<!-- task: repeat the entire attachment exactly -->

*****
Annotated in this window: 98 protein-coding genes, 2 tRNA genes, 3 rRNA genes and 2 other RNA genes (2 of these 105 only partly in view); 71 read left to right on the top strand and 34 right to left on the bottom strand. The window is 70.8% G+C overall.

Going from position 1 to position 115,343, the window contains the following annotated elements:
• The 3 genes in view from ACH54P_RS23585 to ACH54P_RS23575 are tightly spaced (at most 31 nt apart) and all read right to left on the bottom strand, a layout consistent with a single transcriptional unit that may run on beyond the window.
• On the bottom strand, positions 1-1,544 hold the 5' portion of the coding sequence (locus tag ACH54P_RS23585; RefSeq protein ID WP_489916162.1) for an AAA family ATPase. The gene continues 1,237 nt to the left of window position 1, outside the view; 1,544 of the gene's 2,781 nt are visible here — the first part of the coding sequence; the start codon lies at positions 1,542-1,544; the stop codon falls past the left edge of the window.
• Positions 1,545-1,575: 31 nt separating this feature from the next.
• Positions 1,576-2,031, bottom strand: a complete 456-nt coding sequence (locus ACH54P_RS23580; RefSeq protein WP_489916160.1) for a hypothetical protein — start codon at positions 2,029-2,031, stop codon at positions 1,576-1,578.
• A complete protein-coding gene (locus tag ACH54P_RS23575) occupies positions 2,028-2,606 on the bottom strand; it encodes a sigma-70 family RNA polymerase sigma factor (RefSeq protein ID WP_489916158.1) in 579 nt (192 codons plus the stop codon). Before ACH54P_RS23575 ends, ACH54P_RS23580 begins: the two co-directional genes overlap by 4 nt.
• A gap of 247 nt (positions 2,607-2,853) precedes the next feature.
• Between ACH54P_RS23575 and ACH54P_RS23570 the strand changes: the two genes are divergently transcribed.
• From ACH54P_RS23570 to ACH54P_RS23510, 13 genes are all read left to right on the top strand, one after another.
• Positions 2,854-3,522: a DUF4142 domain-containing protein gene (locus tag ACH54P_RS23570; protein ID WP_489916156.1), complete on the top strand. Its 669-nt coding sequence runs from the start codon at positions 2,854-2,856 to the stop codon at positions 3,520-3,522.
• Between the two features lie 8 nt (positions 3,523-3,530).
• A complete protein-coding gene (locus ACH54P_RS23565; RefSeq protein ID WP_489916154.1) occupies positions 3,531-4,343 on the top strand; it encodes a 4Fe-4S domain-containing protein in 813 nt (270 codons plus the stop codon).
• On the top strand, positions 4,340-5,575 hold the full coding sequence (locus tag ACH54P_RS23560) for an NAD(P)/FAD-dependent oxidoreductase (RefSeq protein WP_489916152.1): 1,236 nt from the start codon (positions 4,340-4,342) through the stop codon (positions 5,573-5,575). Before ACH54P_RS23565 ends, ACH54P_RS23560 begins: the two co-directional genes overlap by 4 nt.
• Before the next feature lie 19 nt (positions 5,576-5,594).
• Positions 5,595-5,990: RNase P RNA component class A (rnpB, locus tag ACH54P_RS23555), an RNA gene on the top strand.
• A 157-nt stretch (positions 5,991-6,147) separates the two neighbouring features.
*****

Annotated in this window: 98 protein-coding genes, 2 tRNA genes, 3 rRNA genes and 2 other RNA genes (2 of these 105 only partly in view); 71 read left to right on the top strand and 34 right to left on the bottom strand. The window is 70.8% G+C overall.

Going from position 1 to position 115,343, the window contains the following annotated elements:
• The 3 genes in view from ACH54P_RS23585 to ACH54P_RS23575 are tightly spaced (at most 31 nt apart) and all read right to left on the bottom strand, a layout consistent with a single transcriptional unit that may run on beyond the window.
• On the bottom strand, positions 1-1,544 hold the 5' portion of the coding sequence (locus tag ACH54P_RS23585; RefSeq protein ID WP_489916162.1) for an AAA family ATPase. The gene continues 1,237 nt to the left of window position 1, outside the view; 1,544 of the gene's 2,781 nt are visible here — the first part of the coding sequence; the start codon lies at positions 1,542-1,544; the stop codon falls past the left edge of the window.
• Positions 1,545-1,575: 31 nt separating this feature from the next.
• Positions 1,576-2,031, bottom strand: a complete 456-nt coding sequence (locus ACH54P_RS23580; RefSeq protein WP_489916160.1) for a hypothetical protein — start codon at positions 2,029-2,031, stop codon at positions 1,576-1,578.
• A complete protein-coding gene (locus tag ACH54P_RS23575) occupies positions 2,028-2,606 on the bottom strand; it encodes a sigma-70 family RNA polymerase sigma factor (RefSeq protein ID WP_489916158.1) in 579 nt (192 codons plus the stop codon). Before ACH54P_RS23575 ends, ACH54P_RS23580 begins: the two co-directional genes overlap by 4 nt.
• A gap of 247 nt (positions 2,607-2,853) precedes the next feature.
• Between ACH54P_RS23575 and ACH54P_RS23570 the strand changes: the two genes are divergently transcribed.
• From ACH54P_RS23570 to ACH54P_RS23510, 13 genes are all read left to right on the top strand, one after another.
• Positions 2,854-3,522: a DUF4142 domain-containing protein gene (locus tag ACH54P_RS23570; protein ID WP_489916156.1), complete on the top strand. Its 669-nt coding sequence runs from the start codon at positions 2,854-2,856 to the stop codon at positions 3,520-3,522.
• Between the two features lie 8 nt (positions 3,523-3,530).
• A complete protein-coding gene (locus ACH54P_RS23565; RefSeq protein ID WP_489916154.1) occupies positions 3,531-4,343 on the top strand; it encodes a 4Fe-4S domain-containing protein in 813 nt (270 codons plus the stop codon).
• On the top strand, positions 4,340-5,575 hold the full coding sequence (locus tag ACH54P_RS23560) for an NAD(P)/FAD-dependent oxidoreductase (RefSeq protein WP_489916152.1): 1,236 nt from the start codon (positions 4,340-4,342) through the stop codon (positions 5,573-5,575). Before ACH54P_RS23565 ends, ACH54P_RS23560 begins: the two co-directional genes overlap by 4 nt.
• Before the next feature lie 19 nt (positions 5,576-5,594).
• Positions 5,595-5,990: RNase P RNA component class A (rnpB, locus tag ACH54P_RS23555), an RNA gene on the top strand.
• A 157-nt stretch (positions 5,991-6,147) separates the two neighbouring features.